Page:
Her face was seriously going to burn right off, because that was also true. She’d done just about everything to garner Gabe’s undivided attention. Sometimes it had worked. Usually it hadn’t.
“And those swimming lessons?” he continued, much to her horror. This was not a walk down memory lane she wanted to stroll on. She hadn’t even worked up the nerve to look at the pool yet. “They weren’t that bad when you had the body of an underdeveloped boy.”
Oh my God!
“But the older you got, the skimpier your bathing suits became.” His face was still completely devoid of emotion. “We all saw it whether we wanted to or not. Even though we shouldn’t have.”
Suddenly she was that sixteen-year-old girl again, wanting to drown herself in the pool. “I was just a teenager, Devlin.”
“And you’re just—what? Twenty-two now?” He’d guessed right. “Not exactly that much older. You’re still just a girl, but one who is actually of legal age now.”
Folding her arms across her chest to stop herself from throwing the rag in his face, she took several deep breaths before she trusted herself not to curse. “I am not a teenage girl pining after an older guy any longer. Trust me.”
She stared at him for several moments, unsure of how to even proceed with this. “I don’t know what you want me to say then.” And she really didn’t. “I didn’t come here for Gabe. I came home to help my parents. If being here is going to be such a huge problem, then you need to hire someone else. I’m sure my father will understand.”
Devlin was quiet for a moment. “You know . . . how things work here. You know what is expected.”
“I do.” She wished her face would stop flaming and that this conversation was already over.
The eldest de Vincent watched her intently. “The last thing my brother needs right now is another complication.”
Another complication? What? Her stomach dropped. “What does that mean? Is something wrong with him?”
That was apparently the wrong thing to ask, because his eyes narrowed. She didn’t regret asking the question. While she felt like an utter fool whenever she thought about Gabe and seeing him again was not something she was looking forward to, she still cared for him.
How could she not?
Gabe was completely off-limits, always was and always would be, but they’d been . . . friends once. Even with the age difference, he’d respected her. He’d been kind to her, and he used to bring her smoothies, surprising her with different flavors. Some he’d made himself. Others he picked up from her favorite shop when he was coming back from the city and knew she was there. He’d been there for her, more than once.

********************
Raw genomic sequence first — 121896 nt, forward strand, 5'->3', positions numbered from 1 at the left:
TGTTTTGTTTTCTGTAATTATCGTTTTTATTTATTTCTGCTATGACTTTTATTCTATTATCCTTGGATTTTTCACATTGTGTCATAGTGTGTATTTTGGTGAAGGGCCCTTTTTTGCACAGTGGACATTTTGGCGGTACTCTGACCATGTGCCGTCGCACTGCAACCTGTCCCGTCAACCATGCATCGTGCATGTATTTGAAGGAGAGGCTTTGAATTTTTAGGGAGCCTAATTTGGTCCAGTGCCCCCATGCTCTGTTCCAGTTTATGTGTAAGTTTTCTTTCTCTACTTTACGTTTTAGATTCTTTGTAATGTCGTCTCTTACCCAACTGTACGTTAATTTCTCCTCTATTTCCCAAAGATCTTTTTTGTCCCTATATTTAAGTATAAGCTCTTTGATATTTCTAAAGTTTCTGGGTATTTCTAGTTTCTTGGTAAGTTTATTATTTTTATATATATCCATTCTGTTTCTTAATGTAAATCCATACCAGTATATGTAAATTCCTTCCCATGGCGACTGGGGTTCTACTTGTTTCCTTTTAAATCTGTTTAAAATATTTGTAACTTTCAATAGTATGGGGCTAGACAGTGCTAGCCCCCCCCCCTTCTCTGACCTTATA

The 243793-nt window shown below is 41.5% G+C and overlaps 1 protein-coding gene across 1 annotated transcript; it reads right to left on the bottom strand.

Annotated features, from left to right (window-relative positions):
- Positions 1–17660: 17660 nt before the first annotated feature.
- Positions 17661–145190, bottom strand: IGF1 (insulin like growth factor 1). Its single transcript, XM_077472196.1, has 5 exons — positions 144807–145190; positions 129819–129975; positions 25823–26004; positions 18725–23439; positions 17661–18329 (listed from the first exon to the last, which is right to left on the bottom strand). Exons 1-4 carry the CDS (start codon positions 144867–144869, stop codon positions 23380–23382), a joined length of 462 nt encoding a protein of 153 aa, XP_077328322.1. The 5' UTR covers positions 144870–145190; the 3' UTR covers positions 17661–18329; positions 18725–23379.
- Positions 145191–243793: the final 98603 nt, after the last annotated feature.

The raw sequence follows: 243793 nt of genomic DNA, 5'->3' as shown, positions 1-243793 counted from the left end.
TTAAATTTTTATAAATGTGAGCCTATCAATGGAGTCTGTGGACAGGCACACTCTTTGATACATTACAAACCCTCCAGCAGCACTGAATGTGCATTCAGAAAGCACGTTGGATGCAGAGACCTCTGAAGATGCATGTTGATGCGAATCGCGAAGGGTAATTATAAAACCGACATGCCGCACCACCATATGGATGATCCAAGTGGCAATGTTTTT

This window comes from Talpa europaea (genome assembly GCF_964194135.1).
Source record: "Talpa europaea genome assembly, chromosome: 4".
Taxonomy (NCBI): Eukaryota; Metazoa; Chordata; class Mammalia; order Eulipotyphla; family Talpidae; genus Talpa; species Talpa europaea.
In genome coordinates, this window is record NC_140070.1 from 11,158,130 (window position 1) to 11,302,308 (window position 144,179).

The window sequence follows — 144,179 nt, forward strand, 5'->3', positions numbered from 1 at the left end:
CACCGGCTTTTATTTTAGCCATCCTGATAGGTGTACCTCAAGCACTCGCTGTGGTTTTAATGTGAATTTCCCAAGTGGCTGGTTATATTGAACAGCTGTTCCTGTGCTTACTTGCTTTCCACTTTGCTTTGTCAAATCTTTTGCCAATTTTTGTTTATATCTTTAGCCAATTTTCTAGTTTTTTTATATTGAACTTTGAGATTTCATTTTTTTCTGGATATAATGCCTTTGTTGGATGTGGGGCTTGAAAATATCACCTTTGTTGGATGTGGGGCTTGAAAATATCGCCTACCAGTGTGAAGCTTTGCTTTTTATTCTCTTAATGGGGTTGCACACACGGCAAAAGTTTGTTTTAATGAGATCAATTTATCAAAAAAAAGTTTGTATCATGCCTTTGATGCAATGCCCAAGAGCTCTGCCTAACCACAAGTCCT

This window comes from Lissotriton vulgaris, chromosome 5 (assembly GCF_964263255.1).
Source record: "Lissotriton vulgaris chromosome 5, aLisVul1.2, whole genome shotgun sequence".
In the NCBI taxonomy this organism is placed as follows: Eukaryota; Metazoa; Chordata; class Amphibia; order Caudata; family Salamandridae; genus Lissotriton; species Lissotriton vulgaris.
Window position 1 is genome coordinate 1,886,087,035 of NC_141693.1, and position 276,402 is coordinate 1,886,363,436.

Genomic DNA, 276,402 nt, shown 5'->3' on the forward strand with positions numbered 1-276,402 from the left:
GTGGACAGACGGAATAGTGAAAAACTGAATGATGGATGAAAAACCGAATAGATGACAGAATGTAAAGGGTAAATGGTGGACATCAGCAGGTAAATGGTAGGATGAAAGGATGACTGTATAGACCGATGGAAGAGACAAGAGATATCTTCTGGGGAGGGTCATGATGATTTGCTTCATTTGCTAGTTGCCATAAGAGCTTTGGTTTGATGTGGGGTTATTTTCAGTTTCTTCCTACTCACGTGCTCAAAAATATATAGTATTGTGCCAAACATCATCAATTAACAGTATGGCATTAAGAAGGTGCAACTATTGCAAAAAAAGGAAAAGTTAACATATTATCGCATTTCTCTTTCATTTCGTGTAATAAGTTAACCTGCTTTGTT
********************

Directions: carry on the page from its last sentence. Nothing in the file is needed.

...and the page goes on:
But she’d ruined all of that, so Devlin really had no reason to be worried that she had any plans that concerned Gabe. He was not going to welcome her with open arms, and Nikki was going to do everything in her power to avoid him as much as humanly possible.
“I hope we have an understanding,” Devlin said without answering her question.
He hadn’t backed off. “Good to know.”
Nikki nodded slowly, hoping beyond hope this awkward-as-hell conversation was over and she could retreat somewhere for a few moments to repeatedly punch herself in the lady bits for past crimes.
“Dev,” a voice called from the hall. “Where in the hell are you?”
Her heart stopped in her chest when she heard the voice. No. Oh, sweet baby Jesus, no.
“Speak of the devil,” Devlin muttered under his breath. His gaze lifted to the ceiling while Nikki was close to hyperventilating and maybe even passing out. “Gabe. I didn’t know you were coming home today.”
“Change of plans.” The voice neared.
Nikki looked around wildly for a place to hide. Would dive-bombing under the raised couch that no one ever sat in look strange? Yes. Yes, it would, but she was not ready to see Gabe.
Not after this conversation.
But it was too late.
There was nowhere to hide, and Devlin was turning around. She couldn’t see the doorway because of how broad Devlin was, but she squeezed her eyes shut nonetheless.
I can do this.